For my Dad on Father’s Day
3 September 2023
A personal blog today. My Dad passed away almost 12 years ago. two days ago would have been his 79th birthday. Rereading the eulogy I gave at his funeral was a nice reminder of the good father he was:
When I was a kid dad was my hero. He knew more than everyone and he had bigger muscles than the Incredible Hulk.
Dad was also awesome from my kid’s perspective because he also worked at great food companies. When he worked at Beecham we always had a house stocked with endless Ribena , Lucozade, Horlics and Enos. Later he worked at Peters and I’ve never quite weened myself off the ice-cream addiction I developed.
When I was in my 20s we even had the same job one summer – stocking shelves in the baked bean aisle Stammers Palmyra supermarket on the night shift.
Dad taught me all the expected things that dad’s normally teach their sons; the value of hard work, of keeping fit, of getting a good education.
But more importantly he also taught me – through example rather than just words – the values of honesty and integrity. The importance of respecting all people, no matter who they were – especially those less fortunate than you. He showed me the values of respect, loyalty and reliability through his treatment of everyone around him.
It was nice to read in the death notices that my dad was referred to as a gentleman. It is not a word we use much these days but it does capture a large part of the essence of my dad.
His kindness gentleness and all-round goodness was not only towards other humans but for all creatures great and small. From the German shepherds that helped define my childhood; to his care for the goldfish in his ponds; to his amazing garden on a suburban block that became a sanctuary and refuge for dozens of birds that would politely queue at his always full bird baths.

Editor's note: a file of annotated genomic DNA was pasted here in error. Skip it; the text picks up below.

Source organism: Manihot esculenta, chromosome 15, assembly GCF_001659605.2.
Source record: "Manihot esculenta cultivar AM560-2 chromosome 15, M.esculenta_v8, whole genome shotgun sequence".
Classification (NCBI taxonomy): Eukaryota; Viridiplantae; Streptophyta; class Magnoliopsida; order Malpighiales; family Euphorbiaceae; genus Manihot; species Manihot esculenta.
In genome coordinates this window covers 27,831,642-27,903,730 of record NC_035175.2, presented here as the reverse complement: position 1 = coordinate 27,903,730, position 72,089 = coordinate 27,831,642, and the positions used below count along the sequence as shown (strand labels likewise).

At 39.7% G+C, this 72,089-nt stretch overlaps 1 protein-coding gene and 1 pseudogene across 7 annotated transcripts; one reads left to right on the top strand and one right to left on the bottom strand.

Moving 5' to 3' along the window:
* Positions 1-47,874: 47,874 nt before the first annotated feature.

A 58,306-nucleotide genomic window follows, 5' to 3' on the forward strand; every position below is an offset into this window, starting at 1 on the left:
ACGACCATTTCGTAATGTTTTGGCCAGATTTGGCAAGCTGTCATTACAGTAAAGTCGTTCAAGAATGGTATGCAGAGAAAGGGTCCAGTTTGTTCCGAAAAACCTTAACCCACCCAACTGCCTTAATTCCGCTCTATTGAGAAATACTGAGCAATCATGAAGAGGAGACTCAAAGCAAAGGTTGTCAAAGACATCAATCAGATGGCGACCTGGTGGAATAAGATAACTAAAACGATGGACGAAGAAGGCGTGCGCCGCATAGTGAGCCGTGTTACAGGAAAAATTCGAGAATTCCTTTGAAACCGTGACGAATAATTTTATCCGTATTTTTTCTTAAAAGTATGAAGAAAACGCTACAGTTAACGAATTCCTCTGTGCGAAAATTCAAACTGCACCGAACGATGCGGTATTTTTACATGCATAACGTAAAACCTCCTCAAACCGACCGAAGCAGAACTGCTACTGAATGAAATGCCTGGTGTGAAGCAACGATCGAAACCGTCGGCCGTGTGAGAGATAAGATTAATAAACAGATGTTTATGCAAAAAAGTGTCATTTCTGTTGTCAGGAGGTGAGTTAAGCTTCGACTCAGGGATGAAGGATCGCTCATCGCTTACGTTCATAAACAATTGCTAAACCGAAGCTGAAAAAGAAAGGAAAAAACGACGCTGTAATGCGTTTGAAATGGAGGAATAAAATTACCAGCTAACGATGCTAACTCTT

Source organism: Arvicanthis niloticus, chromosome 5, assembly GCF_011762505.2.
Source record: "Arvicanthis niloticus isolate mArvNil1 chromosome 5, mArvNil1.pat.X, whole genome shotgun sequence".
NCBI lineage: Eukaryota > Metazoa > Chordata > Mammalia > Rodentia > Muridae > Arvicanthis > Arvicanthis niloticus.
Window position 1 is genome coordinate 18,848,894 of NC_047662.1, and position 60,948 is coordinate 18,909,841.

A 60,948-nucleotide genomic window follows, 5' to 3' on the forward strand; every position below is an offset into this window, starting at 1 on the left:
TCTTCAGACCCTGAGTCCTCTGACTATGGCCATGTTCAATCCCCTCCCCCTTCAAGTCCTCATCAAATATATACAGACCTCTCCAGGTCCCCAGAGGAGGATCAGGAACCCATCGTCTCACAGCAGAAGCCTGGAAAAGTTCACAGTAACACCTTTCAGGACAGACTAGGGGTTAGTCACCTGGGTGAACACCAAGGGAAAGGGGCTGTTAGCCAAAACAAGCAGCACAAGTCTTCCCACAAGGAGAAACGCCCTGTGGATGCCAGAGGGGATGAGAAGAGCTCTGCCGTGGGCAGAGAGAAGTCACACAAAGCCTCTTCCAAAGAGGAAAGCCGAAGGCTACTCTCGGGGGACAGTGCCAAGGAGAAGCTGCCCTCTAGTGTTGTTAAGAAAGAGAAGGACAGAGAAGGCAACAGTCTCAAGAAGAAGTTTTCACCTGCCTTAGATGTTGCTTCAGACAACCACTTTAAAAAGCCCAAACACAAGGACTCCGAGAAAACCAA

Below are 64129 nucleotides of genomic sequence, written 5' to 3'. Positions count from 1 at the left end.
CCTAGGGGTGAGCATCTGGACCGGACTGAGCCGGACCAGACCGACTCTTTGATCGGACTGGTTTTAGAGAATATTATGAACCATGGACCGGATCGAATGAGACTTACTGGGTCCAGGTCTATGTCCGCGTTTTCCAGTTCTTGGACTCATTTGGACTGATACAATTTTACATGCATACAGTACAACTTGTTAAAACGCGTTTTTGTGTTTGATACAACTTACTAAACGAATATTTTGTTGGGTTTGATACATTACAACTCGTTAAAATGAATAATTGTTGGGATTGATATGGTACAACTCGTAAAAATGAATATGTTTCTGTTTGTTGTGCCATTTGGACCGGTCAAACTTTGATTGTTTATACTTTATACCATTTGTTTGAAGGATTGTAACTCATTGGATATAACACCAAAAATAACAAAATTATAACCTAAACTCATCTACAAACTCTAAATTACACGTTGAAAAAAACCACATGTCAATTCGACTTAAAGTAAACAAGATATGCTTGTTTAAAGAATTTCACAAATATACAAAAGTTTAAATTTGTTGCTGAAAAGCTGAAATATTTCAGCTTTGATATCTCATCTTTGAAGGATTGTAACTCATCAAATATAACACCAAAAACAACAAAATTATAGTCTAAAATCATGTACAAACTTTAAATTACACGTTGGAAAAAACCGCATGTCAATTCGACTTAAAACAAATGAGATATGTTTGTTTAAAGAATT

After dad’s death I’ve been surprised and reassured by the beauty and gentleness of the sadness of his passing. And that too is credit to him. Before he died he made sure that everything that needed to be said got said that there were no regrets left behind – only love and care and lots of good memories:
• I will always remember our regular coffees on a Sunday mornings before taking a stroll along Cottesloe beach and maybe having a dip.
• A dad who would break up my days of relentless meetings and emails with a lunch a Cully’s where we would try to solve the world’s problems.
• His reliable and regular calls – just checking in, making sure I am Ok.
• The newspaper clippings left at my front door highlighting what someone had written about Freo just in case I might have missed it
• I will always remember a dad who would quietly come around and look after my neglected lawn and garden. Some of the rosemary you’ll have the opportunity of laying is only thriving today because it was watered by Dad.
Dad, I’ll always treasure our time together – even those hard last weeks sitting together choosing the songs for this funeral. I’ll treasure the fact that you made sure you told me you loved me even though it I had no doubt about it. I’ll treasure that I got to tell you that you were not only a great dad you were also a best friend.
Dad believed most of life’s ills could be addressed via a glass of milk, eating more red meat and going for a swim in the ocean – or a combination of the above. Sadly, none of these worked this last time
Dad, the world’s a better place for having you in it. You’ll leave a huge gap that no one can fill but you will also leave far more than that. You will leave a wife and three kids who new they were loved, a beautiful garden full of fish, plants and birds, and lots of good friends across a life well lived.
Thanks mate for everything. I’ll miss you. I wish you infinite peace.